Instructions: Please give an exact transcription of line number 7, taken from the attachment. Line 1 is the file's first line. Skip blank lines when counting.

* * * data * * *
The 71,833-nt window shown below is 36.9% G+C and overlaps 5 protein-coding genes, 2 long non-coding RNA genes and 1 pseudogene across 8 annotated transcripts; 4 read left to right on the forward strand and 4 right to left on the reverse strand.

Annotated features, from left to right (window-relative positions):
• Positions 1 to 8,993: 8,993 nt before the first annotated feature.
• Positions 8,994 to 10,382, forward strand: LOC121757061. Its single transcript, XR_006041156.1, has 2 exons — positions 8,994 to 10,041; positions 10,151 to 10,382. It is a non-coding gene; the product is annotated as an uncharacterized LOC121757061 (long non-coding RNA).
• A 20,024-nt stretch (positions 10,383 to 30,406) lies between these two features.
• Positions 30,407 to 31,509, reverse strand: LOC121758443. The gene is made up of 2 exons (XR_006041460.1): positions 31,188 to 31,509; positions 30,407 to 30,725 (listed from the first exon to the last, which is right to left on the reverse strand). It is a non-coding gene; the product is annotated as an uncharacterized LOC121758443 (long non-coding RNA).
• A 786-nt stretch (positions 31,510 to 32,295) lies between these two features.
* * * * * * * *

• A 786-nt stretch (positions 31,510 to 32,295) lies between these two features.